Tuesday, October 28, 2014

PROMIS - Login

Wikipedia login page
Wikipedia login page (Photo credit: Wikipedia)

Perhaps the most ignored and seemingly insignificant part of the PROMIS session is the login part. And why not? Just invoking the session, then typing in your username and password gets you in, then what you do after that is no longer needing or relating to log-in processes.


But if you do a lot of scripts, and I mean not just simple scripts, but if you have multiple log-in privilege, or that the script you wrote is run by many users who log in to different terminals at the same time, and they can run the script at the same time, then this is needing the variables you use in your scripts to be singletons, or they should be user-based, or ID-based.

ID-based would sometimes be a problem, because the same script can be run by a multi-session user, and the data cannot be crossing over. Same idea as Microsoft's "sandbox" concept.

Thus, variables can be set in the login.com file. Some other files can be invoked. Messages, etc.

But most importantly, Host- or Instance-based variables can be detected and set, and this will determine what kind of session you will be having, running.

Machines are either transaction-serving or report-serving, so having that set in your login.com file will help you know right-away which session you are running, especially if you are like me, who opens 4 sessions, at the minimum. The flexibility and speed of PROMIS running in VAX-VMS is such that multi-session is no native, making you very productive.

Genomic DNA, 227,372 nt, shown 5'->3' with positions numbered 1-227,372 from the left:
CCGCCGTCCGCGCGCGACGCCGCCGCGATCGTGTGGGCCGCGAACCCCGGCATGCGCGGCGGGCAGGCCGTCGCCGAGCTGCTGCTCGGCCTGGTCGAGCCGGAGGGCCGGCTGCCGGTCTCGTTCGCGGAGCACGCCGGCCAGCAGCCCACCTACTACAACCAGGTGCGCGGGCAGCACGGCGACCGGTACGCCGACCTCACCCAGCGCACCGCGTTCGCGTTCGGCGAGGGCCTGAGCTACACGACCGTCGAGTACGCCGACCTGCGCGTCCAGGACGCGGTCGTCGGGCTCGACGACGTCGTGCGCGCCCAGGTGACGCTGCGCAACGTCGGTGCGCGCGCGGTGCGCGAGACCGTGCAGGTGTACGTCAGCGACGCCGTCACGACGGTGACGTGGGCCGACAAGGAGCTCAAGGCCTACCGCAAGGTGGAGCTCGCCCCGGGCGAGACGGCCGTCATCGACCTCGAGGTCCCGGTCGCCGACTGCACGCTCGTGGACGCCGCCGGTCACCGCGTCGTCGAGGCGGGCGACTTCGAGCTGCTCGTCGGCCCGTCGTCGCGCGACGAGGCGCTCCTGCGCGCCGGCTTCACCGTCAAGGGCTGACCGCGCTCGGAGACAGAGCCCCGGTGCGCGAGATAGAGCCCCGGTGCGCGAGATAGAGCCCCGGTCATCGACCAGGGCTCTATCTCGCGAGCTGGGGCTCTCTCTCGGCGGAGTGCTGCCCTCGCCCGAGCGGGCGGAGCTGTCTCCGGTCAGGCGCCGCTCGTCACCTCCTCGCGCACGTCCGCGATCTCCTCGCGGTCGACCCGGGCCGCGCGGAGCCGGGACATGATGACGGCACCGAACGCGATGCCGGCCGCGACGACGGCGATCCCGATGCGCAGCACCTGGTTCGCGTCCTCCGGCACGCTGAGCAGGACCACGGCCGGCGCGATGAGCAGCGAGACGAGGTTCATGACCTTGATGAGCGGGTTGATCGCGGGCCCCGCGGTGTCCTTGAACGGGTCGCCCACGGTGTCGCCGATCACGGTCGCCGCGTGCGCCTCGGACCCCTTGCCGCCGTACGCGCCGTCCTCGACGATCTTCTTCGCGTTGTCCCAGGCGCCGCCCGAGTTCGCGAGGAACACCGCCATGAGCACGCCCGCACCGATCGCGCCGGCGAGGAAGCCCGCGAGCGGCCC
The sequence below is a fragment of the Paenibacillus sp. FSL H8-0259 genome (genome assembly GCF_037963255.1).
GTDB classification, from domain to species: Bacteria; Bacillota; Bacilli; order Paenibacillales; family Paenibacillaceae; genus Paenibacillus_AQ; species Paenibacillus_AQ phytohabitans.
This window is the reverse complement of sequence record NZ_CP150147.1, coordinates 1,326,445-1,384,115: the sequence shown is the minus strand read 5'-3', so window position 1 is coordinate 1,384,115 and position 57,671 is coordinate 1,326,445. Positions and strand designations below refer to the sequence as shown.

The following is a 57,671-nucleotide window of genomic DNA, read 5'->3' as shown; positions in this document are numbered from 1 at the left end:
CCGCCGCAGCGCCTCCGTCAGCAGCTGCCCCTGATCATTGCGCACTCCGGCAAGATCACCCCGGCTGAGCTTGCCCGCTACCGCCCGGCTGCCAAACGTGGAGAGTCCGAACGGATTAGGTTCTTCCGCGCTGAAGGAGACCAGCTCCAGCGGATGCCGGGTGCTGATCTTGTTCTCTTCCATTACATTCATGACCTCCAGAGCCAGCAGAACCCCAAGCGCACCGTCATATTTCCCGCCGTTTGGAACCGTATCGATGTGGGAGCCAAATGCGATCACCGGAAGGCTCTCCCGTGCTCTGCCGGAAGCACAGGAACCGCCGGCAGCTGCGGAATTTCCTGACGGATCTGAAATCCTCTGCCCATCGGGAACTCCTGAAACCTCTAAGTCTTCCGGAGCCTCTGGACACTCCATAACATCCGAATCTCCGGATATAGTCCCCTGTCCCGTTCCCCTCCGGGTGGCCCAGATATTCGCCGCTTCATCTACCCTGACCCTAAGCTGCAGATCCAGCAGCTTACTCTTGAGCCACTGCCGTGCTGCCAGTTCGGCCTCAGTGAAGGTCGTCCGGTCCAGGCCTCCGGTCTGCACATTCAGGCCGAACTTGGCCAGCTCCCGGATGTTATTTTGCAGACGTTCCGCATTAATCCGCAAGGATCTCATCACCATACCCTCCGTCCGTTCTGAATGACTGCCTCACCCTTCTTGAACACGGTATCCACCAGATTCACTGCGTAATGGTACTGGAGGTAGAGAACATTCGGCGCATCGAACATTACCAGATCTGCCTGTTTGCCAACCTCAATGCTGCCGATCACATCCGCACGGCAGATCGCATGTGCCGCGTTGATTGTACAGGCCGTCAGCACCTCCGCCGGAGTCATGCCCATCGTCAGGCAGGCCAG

It was just unfortunate that the time I started learning and using PROMIS, there was not much furor about SAP, which was way behind Oracle. Our company was using SAP back then, and I would have learnt it also, maybe. That was about 20 years ago.

A lot has changed since then - but not PROMIS and VMS. They remain. And while the company I now work in has decided to build their own MES by creating their own version of a Manufacturing Execution System, the concept and base knowledge I gleaned from my almost 2 decades of working in PROMIS is in such a magnitude and scope - I learned other software and programming languages in the course of time, especially when parallel dBase was introduced, and I was one of those who "qualified and stress-tested" the new system.

And even with native PROMIS datalink extraction method, my knowledge in Excel was enhanced, as there was a lot of data massaging afterwards - which all went away naturally when reports were generated using the parallel database, all running in Oracle. Which made me very comfortable navigating the tables because I know very well the structure of the ISAM files in native PROMIS, so switching to Oracle tables was a breeze, and that gave me the advantage of simply focusing on learning SQL.

I will stop here, before I digress too far away. I will present the login that make a native session come up with a unique idea that can be used as a variable for scripts that can be run at the same time by different users, or even the same user with multi-session privilege.

Till then!